The term Private Marketplace (PMP) is creating a significant buzz amongst publishers and marketers, particularly in relation to video advertising. A PMP is an invitation-only marketplace that enables premium publishers to make their inventory available to a select pool of buyers, allowing publishers to protect their brand and control advertising yield in a real-time environment.
So what are the key benefits of a PMP to premium publishers?
Control over buyers
A PMP offers a plethora of benefits, empowering publishers to select a group of brands and companies aligned with their business. If a publisher decides to sell video inventory, it can handpick the most suitable media-buying platform as a partner within that marketplace. The crucial element here is control – a PMP works with a bespoke pool of partners rather than an unregulated ocean of advertisers, which creates an additional layer of visibility into campaigns and allows for the monitoring of content.
Control over inventory available
There are frequent situations when a publisher needs to control the flow of inventory or ad impressions on its site and a PMP has the flexibility to control metrics such as time of day, landing page, position on the page, and ad format. Creating a marketplace for an invitation-only group of advertisers also eliminates the 'race-to-the-bottom' trading scenario that cheapens inventory offering, ensuring publishers are guaranteed a premium for each impression.
Ultimately, the publisher is the brand guardian – but with third, fourth and even fifth-party partners present in an open marketplace environment, they may unknowingly leave themselves vulnerable to advertising that might not be the right fit for their brand. Furthermore, while an open marketplace is often perceived as the best route to maximised yields and healthy competition, it can result in less control for publishers. In fact, GroupM recently announced it will solely focus on buying inventory within a PMP environment due to concerns over brand safety.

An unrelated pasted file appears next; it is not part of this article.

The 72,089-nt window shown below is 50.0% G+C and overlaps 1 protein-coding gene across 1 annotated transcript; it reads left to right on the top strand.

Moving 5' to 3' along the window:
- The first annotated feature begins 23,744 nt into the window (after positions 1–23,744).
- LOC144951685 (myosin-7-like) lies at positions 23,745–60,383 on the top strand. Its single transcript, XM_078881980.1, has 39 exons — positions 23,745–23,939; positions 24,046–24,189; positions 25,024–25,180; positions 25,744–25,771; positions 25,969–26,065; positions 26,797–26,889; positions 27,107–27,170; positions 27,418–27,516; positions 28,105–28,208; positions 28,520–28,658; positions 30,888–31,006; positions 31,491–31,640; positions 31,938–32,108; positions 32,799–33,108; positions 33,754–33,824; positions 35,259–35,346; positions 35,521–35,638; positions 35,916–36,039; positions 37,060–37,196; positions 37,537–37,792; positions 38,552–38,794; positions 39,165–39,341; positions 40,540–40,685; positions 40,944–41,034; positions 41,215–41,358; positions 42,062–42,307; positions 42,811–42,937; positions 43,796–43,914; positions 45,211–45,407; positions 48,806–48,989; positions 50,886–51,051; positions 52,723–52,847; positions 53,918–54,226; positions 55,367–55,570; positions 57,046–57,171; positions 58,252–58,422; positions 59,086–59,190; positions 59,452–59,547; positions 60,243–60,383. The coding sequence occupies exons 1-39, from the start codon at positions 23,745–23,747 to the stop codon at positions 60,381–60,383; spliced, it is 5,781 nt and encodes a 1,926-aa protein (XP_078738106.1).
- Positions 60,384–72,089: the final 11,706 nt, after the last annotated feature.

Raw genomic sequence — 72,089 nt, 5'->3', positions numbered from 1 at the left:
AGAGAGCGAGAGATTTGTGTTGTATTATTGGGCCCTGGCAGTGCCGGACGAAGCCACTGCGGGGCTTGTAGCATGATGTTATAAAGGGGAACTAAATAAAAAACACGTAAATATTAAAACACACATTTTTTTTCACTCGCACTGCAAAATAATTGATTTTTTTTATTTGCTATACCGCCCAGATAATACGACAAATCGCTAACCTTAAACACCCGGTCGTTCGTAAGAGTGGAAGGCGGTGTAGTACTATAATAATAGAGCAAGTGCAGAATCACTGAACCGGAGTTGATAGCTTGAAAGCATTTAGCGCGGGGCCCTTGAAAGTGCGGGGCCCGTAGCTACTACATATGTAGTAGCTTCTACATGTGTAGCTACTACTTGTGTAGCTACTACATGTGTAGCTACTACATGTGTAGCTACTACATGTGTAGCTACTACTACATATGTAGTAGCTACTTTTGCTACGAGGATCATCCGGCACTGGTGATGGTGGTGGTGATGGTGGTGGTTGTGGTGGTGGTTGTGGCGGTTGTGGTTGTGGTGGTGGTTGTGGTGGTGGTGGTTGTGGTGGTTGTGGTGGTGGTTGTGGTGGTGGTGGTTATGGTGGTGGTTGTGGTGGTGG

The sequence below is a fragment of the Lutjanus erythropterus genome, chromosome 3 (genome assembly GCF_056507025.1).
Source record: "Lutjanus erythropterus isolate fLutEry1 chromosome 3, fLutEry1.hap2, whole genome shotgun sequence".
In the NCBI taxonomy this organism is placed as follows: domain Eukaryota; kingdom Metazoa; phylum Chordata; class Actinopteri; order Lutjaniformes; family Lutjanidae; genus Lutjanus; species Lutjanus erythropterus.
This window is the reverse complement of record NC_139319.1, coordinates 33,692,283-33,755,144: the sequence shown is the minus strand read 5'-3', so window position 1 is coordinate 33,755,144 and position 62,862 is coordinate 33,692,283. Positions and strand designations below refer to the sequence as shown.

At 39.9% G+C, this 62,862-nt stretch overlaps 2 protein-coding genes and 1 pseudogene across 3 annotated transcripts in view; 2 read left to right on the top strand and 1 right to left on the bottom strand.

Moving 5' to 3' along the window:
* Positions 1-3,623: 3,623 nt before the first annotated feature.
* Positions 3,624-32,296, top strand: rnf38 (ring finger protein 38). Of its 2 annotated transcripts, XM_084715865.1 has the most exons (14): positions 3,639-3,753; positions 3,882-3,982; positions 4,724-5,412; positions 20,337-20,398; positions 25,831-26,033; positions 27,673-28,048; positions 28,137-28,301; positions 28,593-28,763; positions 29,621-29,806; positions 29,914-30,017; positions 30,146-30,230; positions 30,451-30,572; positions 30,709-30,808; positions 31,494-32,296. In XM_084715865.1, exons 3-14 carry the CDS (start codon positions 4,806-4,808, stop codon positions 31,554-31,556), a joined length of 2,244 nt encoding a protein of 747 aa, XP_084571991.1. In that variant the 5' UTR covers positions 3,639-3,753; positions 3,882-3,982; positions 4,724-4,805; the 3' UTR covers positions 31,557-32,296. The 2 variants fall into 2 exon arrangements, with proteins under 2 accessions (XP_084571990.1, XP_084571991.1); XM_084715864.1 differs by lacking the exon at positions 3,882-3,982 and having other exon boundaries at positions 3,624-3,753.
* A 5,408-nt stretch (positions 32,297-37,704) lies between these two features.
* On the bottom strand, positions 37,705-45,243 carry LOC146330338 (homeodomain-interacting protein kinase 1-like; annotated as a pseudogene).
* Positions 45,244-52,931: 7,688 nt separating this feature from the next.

Control through customisation
As more advertisers make requests for video inventory via RTB, the opportunity is there for publishers to customise their offering without creating cross-channel conflict. Whereas an open exchange generally enforces rules and regulations over the content and advertising environment, a PMP hands the power back to the publisher where specific business rules and objectives can be applied on a granular level.
Video as a channel
Video is an increasingly popular channel amongst those responsible for TV ad pend and it is predicted that video will account for 69% of all consumer internet traffic by 2017. As a result, publishers should seize the opportunity that a PMP – combined with RTB – presents. As eBay's Head of Programmatic Trading, Guy Jones, recently said: "Our private marketplace strategy is part of a long-term aim to make ads an integral fit with our user experience – with more relevant ads being served through long-term partnerships.” Jones continued, “We’ve never been able to offer this level of granularity to advertisers before, and trading desks are seeing greater performance and insight through private marketplaces than ever before.”
Given the considerable benefits that a PMP offers to publishers, particularly via video channels, is it any wonder that publishers are looking to join the club?